Research in the Horn group

Microbial ecology of natural and engineered systems

“The whole is more than the sum of its parts” – such words of Aristotle are also applicable to the extremely diverse microbes in the environment, many of which are still unknown or uncharacterized. Microbial communities are often more performant, more stress-tolerant, and more resilient than single organisms. Microbe-microbe interactions, and interactions of microbes with their biotic and abiotic environment are crucial for regulation of community structure, their gene expression profiles and activities. Such activities have implication for carbon and nitrogen cycling, plant growth, greenhouse gas metabolism, bioremediation, and biotechnical applications.

Our research addresses parameters affecting the regulation of microbial community structure, and microbial physiology of model organisms with molecular, microbiological, biochemical and analytical methods. Next generation sequencing, transcriptomics, gene expression studies as well as RNA- and DNA-based stable isotope probing techniques to trace process associated key organisms and intermediates are applied. The isolation, description and validation of new corner stone species complements molecular methods to enable utilization of new metabolic potentials for biotechnical purposes and proof-of-principle studies.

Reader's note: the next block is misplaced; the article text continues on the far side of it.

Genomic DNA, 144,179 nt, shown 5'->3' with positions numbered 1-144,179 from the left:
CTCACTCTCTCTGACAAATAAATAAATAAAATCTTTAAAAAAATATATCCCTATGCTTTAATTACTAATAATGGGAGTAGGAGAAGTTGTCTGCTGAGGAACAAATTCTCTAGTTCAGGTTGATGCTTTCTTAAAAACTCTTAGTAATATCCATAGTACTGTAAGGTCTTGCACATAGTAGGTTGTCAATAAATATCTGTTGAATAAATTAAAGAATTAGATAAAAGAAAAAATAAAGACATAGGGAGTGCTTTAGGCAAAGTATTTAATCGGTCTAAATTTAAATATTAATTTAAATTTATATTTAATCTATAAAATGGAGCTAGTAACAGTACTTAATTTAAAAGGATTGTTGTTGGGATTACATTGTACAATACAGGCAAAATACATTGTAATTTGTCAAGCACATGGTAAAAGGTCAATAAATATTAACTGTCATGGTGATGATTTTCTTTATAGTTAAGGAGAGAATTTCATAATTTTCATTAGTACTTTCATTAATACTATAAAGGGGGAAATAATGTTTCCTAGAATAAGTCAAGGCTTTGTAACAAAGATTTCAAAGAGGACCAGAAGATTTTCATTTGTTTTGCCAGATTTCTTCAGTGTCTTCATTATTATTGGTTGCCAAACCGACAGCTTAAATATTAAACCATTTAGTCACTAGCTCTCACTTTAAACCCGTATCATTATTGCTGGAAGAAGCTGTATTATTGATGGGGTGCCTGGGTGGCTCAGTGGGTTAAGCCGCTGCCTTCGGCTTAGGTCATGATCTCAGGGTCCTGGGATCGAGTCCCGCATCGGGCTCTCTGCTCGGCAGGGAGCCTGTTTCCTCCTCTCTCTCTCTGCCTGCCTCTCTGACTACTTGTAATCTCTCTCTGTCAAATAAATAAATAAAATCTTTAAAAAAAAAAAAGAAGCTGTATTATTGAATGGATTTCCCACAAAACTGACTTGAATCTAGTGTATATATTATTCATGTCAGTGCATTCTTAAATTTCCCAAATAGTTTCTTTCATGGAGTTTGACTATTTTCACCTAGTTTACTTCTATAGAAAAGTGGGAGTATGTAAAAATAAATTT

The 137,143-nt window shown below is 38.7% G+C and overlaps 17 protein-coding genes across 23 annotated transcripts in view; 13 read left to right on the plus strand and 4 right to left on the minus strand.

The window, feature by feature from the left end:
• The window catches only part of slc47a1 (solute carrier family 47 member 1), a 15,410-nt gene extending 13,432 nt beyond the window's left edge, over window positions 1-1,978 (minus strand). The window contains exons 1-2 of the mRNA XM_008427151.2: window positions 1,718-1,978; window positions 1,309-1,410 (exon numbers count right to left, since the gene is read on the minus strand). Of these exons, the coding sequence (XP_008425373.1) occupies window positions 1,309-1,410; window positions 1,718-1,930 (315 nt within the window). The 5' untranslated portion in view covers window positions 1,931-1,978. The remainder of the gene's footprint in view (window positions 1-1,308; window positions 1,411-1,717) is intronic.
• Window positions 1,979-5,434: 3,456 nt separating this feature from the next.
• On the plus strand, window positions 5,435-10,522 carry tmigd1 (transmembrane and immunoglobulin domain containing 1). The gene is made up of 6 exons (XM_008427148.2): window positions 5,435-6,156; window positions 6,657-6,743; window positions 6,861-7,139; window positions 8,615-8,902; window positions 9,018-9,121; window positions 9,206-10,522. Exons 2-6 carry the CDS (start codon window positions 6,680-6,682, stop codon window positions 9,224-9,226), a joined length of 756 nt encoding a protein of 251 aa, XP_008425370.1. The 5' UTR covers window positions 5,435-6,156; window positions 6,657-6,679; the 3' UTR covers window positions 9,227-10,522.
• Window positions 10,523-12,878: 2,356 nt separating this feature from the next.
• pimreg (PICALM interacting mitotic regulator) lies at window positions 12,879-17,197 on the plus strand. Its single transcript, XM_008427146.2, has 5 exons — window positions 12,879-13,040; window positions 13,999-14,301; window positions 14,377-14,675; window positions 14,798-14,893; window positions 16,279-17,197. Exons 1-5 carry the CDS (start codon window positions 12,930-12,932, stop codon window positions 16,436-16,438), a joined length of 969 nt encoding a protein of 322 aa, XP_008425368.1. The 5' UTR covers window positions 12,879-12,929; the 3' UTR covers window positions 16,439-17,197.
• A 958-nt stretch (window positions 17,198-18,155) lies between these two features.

Research topics

Global change microbiology – greenhouse gas metabolism

  • Regulation of nitrous oxide emissions (nitrous oxide, N2O) associated with novel acid-tolerant denitrifiers in permafrost environments
  • Fungal denitrification as important source of N2O
  • Intermediary ecosystem metabolism in peatlands as driver of methane emissions
  • Microbial ecology of methanotrophs and their impact on methane sinks (AG Ho)

Biotechnology

  • Microbial production of building blocks for biodegradable plastic polymers by pure cultures and consortia
  • Optimizing the intermediary ecosystem metabolism of biogas production

Bioremediation and circular economy

  • Microbial microplastic degradation mechanisms
  • Micropollutant transformations in soils and sediments

Micro-macrooorganism interactions

  • Effect of microplastic on gut microbiomes of earthworms and wood lice 
  • Competition of N-cycling anaerobes and effects on plant nutrition
  • Associative nitrogen fixation in peatlands
  • Redox gradients along rice roots impacting microbial Fe- and P-cycling in paddy soils

Regulation of soil microbial biodiversity and ecological theory

  • Driving forces of soil methanotrophic (AG Ho) and nitrate reducer communities
  • Interaction of below and above ground biodiversity and effects on ecosystem tipping points

Contact

Prof. Dr. Marcus Andreas Horn
Address
Herrenhäuser Straße 2
30419 Hannover
Building
Room
007
Address
Herrenhäuser Straße 2
30419 Hannover
Building
Room
007